Globe-trotting teen on a whirlwind gig

Ali Cohen

By Joyce Coronel

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For many high school students, the end of the spring semester and the advent of the warmer summer months are a time to relax from the rigors of academia, maybe by sleeping in or just sitting beside the pool.

Let’s just say that Ali Cohen has an entirely different agenda on tap.

The 17-year old is splitting her time between London, Iceland, Washington, D.C. and Fort Lauderdale in a series of competitions and educational programs that might leave even the most seasoned traveler breathless.

Jill, Ali’s mother, said she’s proud of her daughter and knows that Ali’s summer break will be packed with excitement. “I wish I could take credit for her accomplishments, but it’s all her doing,” Jill quipped.  “She finds this stuff and applies on her own.”

Wrangler spoke with the pair just before Ali headed off to London, her first stop, for a speech competition. She was selected from students across the U.S. to represent her country at the English Speaking Union International Speech Contest.

While there, she’ll meet with Her Royal Highness Princess Anne in a private reception for competitors.

The competition brings the best young speakers from all over the world to London for a week of cultural exchange and public speaking contests. Established in 1980, it now reaches over 600,000 young people in more than 50 countries across the globe, showcasing the highest standard of public speaking, while giving delegates an opportunity to meet and engage with other young people of different backgrounds and nationalities.

For most people, public speaking is a cringe-worthy affair, but Ali said that even though she might get the jitters, she doesn’t fear taking the stage. She’s been involved with speech and debate since sixth grade.

“I’ve always been a very outgoing person so I’ve never been wary of public speaking, but that’s not to say that I don’t get nervous when I speak,” Ali said.

“I kind of get this rush and this feeling that people are expecting and looking for me to share something special, a really important message.”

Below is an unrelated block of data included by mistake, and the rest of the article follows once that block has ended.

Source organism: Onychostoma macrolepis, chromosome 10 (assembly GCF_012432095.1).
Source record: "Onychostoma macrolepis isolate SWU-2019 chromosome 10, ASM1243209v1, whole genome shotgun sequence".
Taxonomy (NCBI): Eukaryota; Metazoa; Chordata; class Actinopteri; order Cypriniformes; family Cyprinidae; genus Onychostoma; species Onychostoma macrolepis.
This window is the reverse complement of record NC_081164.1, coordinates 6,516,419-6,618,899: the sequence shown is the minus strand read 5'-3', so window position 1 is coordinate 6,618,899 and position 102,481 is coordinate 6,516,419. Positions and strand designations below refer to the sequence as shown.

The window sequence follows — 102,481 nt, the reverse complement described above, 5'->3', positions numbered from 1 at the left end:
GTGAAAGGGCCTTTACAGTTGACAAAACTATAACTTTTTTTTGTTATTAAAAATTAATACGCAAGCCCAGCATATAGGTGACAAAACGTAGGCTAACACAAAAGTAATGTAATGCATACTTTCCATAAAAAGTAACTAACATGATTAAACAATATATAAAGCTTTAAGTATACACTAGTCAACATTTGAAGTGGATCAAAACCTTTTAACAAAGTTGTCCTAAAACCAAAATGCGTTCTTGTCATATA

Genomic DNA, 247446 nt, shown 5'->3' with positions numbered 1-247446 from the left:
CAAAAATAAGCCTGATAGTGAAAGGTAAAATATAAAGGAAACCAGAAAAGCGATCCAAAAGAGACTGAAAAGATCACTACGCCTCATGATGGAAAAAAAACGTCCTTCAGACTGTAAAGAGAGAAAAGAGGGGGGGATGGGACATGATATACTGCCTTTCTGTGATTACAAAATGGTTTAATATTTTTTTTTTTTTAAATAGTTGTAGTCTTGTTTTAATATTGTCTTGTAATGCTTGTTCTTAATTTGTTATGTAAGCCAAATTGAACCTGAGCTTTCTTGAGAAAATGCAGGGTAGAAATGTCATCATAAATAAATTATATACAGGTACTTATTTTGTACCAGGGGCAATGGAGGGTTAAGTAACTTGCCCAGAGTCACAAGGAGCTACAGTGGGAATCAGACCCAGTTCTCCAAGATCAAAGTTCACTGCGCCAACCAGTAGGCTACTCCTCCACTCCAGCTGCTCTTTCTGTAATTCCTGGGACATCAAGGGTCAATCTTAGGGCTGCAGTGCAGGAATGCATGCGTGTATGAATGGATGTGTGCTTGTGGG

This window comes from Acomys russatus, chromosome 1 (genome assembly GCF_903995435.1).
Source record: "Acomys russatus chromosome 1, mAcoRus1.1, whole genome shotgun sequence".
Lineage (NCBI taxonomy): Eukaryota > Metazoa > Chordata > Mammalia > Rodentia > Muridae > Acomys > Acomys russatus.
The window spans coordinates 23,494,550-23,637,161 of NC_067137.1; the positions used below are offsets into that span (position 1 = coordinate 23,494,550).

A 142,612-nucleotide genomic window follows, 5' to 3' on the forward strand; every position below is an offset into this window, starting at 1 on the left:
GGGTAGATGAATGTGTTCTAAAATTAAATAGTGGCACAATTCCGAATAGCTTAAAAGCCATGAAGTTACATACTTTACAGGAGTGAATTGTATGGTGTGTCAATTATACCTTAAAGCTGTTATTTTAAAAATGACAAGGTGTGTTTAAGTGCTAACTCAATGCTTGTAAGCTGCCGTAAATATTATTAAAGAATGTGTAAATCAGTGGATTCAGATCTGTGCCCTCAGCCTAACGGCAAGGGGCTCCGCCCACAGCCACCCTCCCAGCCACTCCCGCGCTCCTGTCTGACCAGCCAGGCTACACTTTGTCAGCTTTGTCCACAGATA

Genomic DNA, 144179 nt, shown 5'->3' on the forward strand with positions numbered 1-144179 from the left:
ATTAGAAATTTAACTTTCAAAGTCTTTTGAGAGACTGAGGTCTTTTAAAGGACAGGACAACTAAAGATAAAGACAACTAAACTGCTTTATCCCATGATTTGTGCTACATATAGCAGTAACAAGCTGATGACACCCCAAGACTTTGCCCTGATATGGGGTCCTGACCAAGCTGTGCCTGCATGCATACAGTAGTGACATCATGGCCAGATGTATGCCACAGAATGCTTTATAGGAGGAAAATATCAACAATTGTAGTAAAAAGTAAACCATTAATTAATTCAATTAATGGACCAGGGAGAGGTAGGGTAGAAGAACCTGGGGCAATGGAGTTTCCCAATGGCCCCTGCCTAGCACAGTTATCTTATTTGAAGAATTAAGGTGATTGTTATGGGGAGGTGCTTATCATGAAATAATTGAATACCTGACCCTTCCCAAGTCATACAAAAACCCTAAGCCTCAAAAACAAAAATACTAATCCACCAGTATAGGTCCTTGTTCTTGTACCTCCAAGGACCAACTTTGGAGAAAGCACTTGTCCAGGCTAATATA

Ali said she likes to speak on civic engagement as well as topics related to public or international policy and feminism as it relates to other countries.

Three rounds of completion in London will include a prepared speech, an impromptu address and a final round.

In mid-June, Ali will travel to Fort Lauderdale for a national speech competition. She’s an Arizona state champion in congressional debate and will compete in Florida among her peers from around the country.

During the first part of July, Ali will attend the United Nation’s Girl Up leadership summit in Washington, D.C. She was selected to be a teen adviser for the U.N. program that addresses the many obstacles and injustices experienced by girls around the globe. From violence to discrimination and lack of educational opportunities, the U.N. program aims to educate and have an impact on the lives of young women.

Ali said she started a club at her school two years ago to help address these concerns. Girl Up Chandler is the face of the campaign on a local level, raising funds and awareness.

“It’s something I’m passionate about,” Ali said. “I’ve been personally inspired by it and it’s also become motivational for me to write speeches about it.”

She’s excited about the summit because she’s heard from prior delegates that it’s a life-changing experience.

“I know there will be amazing speakers and I’ll get to help plan it and run it so I’m really excited for that.”

The Tempe teen will round out her whirlwind summer with a 15-day quest in Iceland where she’ll climb a glacier and film a short documentary on climate change. Ali won the trip through National Geographic Mundo. The program takes teenagers to different countries and then teaches them different skills as well as facets of anthropology and geography.

Joyce Coronel
Joyce Coronel
Joyce Coronel has been interviewing and writing stories since she was 12, and she’s got the scrapbooks to prove it. The mother of five grown sons and native of Arizona is passionate about local news and has been involved in media since 2002, coming aboard at Wrangler News in 2015. Joyce believes strongly that newspapers are a lifeline to an informed public and a means by which neighbors can build a sense of community—vitally important in today’s complex world.

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